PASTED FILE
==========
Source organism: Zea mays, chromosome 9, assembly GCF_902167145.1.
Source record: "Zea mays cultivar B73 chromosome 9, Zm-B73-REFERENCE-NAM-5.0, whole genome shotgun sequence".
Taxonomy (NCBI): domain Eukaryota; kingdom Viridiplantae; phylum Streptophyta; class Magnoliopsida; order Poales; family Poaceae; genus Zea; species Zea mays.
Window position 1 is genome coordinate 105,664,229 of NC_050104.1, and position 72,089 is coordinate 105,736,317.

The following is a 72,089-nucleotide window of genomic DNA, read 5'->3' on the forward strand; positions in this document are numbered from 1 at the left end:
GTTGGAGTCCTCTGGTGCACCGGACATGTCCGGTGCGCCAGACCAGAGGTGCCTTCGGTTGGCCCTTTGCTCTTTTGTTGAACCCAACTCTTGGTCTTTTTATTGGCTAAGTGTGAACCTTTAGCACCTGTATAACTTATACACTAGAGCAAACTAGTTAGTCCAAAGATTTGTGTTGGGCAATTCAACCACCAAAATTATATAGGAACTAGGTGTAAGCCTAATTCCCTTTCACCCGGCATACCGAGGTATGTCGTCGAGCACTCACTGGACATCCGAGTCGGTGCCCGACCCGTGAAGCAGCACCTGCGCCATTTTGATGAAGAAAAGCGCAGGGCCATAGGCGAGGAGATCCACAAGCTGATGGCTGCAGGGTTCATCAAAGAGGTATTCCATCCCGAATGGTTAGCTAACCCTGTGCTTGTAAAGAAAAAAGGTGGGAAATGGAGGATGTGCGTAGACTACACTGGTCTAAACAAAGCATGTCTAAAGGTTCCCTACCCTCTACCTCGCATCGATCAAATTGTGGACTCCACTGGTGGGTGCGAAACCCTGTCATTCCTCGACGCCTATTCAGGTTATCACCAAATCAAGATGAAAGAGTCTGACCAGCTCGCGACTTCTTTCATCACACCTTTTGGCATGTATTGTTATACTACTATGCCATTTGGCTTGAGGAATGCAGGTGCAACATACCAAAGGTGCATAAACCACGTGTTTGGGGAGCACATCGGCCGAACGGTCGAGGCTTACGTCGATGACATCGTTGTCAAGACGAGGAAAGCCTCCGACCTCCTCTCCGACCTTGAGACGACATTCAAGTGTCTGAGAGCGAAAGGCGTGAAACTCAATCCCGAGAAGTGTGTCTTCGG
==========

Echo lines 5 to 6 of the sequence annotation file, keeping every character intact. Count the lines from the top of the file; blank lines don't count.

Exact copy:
The following is a 72,089-nucleotide window of genomic DNA, read 5'->3' on the forward strand; positions in this document are numbered from 1 at the left end:
GTTGGAGTCCTCTGGTGCACCGGACATGTCCGGTGCGCCAGACCAGAGGTGCCTTCGGTTGGCCCTTTGCTCTTTTGTTGAACCCAACTCTTGGTCTTTTTATTGGCTAAGTGTGAACCTTTAGCACCTGTATAACTTATACACTAGAGCAAACTAGTTAGTCCAAAGATTTGTGTTGGGCAATTCAACCACCAAAATTATATAGGAACTAGGTGTAAGCCTAATTCCCTTTCACCCGGCATACCGAGGTATGTCGTCGAGCACTCACTGGACATCCGAGTCGGTGCCCGACCCGTGAAGCAGCACCTGCGCCATTTTGATGAAGAAAAGCGCAGGGCCATAGGCGAGGAGATCCACAAGCTGATGGCTGCAGGGTTCATCAAAGAGGTATTCCATCCCGAATGGTTAGCTAACCCTGTGCTTGTAAAGAAAAAAGGTGGGAAATGGAGGATGTGCGTAGACTACACTGGTCTAAACAAAGCATGTCTAAAGGTTCCCTACCCTCTACCTCGCATCGATCAAATTGTGGACTCCACTGGTGGGTGCGAAACCCTGTCATTCCTCGACGCCTATTCAGGTTATCACCAAATCAAGATGAAAGAGTCTGACCAGCTCGCGACTTCTTTCATCACACCTTTTGGCATGTATTGTTATACTACTATGCCATTTGGCTTGAGGAATGCAGGTGCAACATACCAAAGGTGCATAAACCACGTGTTTGGGGAGCACATCGGCCGAACGGTCGAGGCTTACGTCGATGACATCGTTGTCAAGACGAGGAAAGCCTCCGACCTCCTCTCCGACCTTGAGACGACATTCAAGTGTCTGAGAGCGAAAGGCGTGAAACTCAATCCCGAGAAGTGTGTCTTCGG